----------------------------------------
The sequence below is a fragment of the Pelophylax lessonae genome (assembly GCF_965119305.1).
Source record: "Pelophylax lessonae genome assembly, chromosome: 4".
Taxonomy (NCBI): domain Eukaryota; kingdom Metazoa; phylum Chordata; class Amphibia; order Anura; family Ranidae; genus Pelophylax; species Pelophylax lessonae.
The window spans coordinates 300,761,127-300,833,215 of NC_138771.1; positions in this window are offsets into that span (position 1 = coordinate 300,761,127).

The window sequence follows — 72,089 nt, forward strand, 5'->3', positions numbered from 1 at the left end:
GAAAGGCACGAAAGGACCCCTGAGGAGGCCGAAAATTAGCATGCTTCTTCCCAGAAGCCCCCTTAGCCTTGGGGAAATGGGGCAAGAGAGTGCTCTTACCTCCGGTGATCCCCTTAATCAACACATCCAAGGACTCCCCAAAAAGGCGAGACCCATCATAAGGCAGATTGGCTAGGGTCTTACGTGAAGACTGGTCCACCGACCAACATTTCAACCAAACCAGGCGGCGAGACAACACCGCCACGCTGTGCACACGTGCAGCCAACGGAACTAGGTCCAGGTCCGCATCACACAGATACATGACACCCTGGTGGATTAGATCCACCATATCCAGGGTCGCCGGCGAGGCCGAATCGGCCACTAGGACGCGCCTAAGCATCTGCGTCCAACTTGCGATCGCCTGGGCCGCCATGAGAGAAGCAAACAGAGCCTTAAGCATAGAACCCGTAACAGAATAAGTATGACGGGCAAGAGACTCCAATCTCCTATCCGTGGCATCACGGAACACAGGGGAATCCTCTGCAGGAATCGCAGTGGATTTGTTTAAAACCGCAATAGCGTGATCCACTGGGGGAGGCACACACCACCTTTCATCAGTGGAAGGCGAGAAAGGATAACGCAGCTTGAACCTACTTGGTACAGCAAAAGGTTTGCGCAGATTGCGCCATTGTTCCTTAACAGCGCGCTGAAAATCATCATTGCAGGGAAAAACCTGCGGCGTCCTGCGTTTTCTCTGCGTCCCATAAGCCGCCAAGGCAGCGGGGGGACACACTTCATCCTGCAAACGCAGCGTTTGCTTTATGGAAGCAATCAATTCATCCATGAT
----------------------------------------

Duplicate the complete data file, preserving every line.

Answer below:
The sequence below is a fragment of the Pelophylax lessonae genome (assembly GCF_965119305.1).
Source record: "Pelophylax lessonae genome assembly, chromosome: 4".
Taxonomy (NCBI): domain Eukaryota; kingdom Metazoa; phylum Chordata; class Amphibia; order Anura; family Ranidae; genus Pelophylax; species Pelophylax lessonae.
The window spans coordinates 300,761,127-300,833,215 of NC_138771.1; positions in this window are offsets into that span (position 1 = coordinate 300,761,127).

The window sequence follows — 72,089 nt, forward strand, 5'->3', positions numbered from 1 at the left end:
GAAAGGCACGAAAGGACCCCTGAGGAGGCCGAAAATTAGCATGCTTCTTCCCAGAAGCCCCCTTAGCCTTGGGGAAATGGGGCAAGAGAGTGCTCTTACCTCCGGTGATCCCCTTAATCAACACATCCAAGGACTCCCCAAAAAGGCGAGACCCATCATAAGGCAGATTGGCTAGGGTCTTACGTGAAGACTGGTCCACCGACCAACATTTCAACCAAACCAGGCGGCGAGACAACACCGCCACGCTGTGCACACGTGCAGCCAACGGAACTAGGTCCAGGTCCGCATCACACAGATACATGACACCCTGGTGGATTAGATCCACCATATCCAGGGTCGCCGGCGAGGCCGAATCGGCCACTAGGACGCGCCTAAGCATCTGCGTCCAACTTGCGATCGCCTGGGCCGCCATGAGAGAAGCAAACAGAGCCTTAAGCATAGAACCCGTAACAGAATAAGTATGACGGGCAAGAGACTCCAATCTCCTATCCGTGGCATCACGGAACACAGGGGAATCCTCTGCAGGAATCGCAGTGGATTTGTTTAAAACCGCAATAGCGTGATCCACTGGGGGAGGCACACACCACCTTTCATCAGTGGAAGGCGAGAAAGGATAACGCAGCTTGAACCTACTTGGTACAGCAAAAGGTTTGCGCAGATTGCGCCATTGTTCCTTAACAGCGCGCTGAAAATCATCATTGCAGGGAAAAACCTGCGGCGTCCTGCGTTTTCTCTGCGTCCCATAAGCCGCCAAGGCAGCGGGGGGACACACTTCATCCTGCAAACGCAGCGTTTGCTTTATGGAAGCAATCAATTCATCCATGAT